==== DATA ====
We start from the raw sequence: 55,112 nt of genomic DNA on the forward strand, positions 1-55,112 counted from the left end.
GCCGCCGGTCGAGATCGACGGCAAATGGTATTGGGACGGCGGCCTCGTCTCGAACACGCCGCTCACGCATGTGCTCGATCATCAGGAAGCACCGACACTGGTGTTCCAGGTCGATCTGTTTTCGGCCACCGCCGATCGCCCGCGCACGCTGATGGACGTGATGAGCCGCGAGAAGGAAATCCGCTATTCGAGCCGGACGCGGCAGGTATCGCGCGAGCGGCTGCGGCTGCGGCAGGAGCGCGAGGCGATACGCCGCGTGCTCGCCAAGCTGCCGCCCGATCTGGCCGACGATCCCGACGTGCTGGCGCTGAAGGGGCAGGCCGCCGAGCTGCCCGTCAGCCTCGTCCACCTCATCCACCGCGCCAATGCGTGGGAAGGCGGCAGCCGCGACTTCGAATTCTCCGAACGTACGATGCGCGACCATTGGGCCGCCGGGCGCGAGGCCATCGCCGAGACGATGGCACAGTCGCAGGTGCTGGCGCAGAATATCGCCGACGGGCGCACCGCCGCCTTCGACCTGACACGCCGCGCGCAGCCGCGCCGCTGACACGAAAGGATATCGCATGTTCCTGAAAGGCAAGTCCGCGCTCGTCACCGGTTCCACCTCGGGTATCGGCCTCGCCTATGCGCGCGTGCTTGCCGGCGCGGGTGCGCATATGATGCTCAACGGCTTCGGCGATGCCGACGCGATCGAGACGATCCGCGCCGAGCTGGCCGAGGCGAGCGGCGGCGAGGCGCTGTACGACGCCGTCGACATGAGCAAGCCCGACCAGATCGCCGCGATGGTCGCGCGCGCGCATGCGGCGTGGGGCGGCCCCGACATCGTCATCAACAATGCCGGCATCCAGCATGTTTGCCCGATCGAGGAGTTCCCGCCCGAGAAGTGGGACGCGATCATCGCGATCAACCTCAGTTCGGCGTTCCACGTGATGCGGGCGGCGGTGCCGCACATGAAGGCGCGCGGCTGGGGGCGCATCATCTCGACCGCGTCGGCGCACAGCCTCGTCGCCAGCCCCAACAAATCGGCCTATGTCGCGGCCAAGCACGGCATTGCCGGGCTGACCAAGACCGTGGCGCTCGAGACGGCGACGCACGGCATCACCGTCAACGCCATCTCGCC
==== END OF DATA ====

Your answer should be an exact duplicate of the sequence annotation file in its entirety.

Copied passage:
We start from the raw sequence: 55,112 nt of genomic DNA on the forward strand, positions 1-55,112 counted from the left end.
GCCGCCGGTCGAGATCGACGGCAAATGGTATTGGGACGGCGGCCTCGTCTCGAACACGCCGCTCACGCATGTGCTCGATCATCAGGAAGCACCGACACTGGTGTTCCAGGTCGATCTGTTTTCGGCCACCGCCGATCGCCCGCGCACGCTGATGGACGTGATGAGCCGCGAGAAGGAAATCCGCTATTCGAGCCGGACGCGGCAGGTATCGCGCGAGCGGCTGCGGCTGCGGCAGGAGCGCGAGGCGATACGCCGCGTGCTCGCCAAGCTGCCGCCCGATCTGGCCGACGATCCCGACGTGCTGGCGCTGAAGGGGCAGGCCGCCGAGCTGCCCGTCAGCCTCGTCCACCTCATCCACCGCGCCAATGCGTGGGAAGGCGGCAGCCGCGACTTCGAATTCTCCGAACGTACGATGCGCGACCATTGGGCCGCCGGGCGCGAGGCCATCGCCGAGACGATGGCACAGTCGCAGGTGCTGGCGCAGAATATCGCCGACGGGCGCACCGCCGCCTTCGACCTGACACGCCGCGCGCAGCCGCGCCGCTGACACGAAAGGATATCGCATGTTCCTGAAAGGCAAGTCCGCGCTCGTCACCGGTTCCACCTCGGGTATCGGCCTCGCCTATGCGCGCGTGCTTGCCGGCGCGGGTGCGCATATGATGCTCAACGGCTTCGGCGATGCCGACGCGATCGAGACGATCCGCGCCGAGCTGGCCGAGGCGAGCGGCGGCGAGGCGCTGTACGACGCCGTCGACATGAGCAAGCCCGACCAGATCGCCGCGATGGTCGCGCGCGCGCATGCGGCGTGGGGCGGCCCCGACATCGTCATCAACAATGCCGGCATCCAGCATGTTTGCCCGATCGAGGAGTTCCCGCCCGAGAAGTGGGACGCGATCATCGCGATCAACCTCAGTTCGGCGTTCCACGTGATGCGGGCGGCGGTGCCGCACATGAAGGCGCGCGGCTGGGGGCGCATCATCTCGACCGCGTCGGCGCACAGCCTCGTCGCCAGCCCCAACAAATCGGCCTATGTCGCGGCCAAGCACGGCATTGCCGGGCTGACCAAGACCGTGGCGCTCGAGACGGCGACGCACGGCATCACCGTCAACGCCATCTCGCC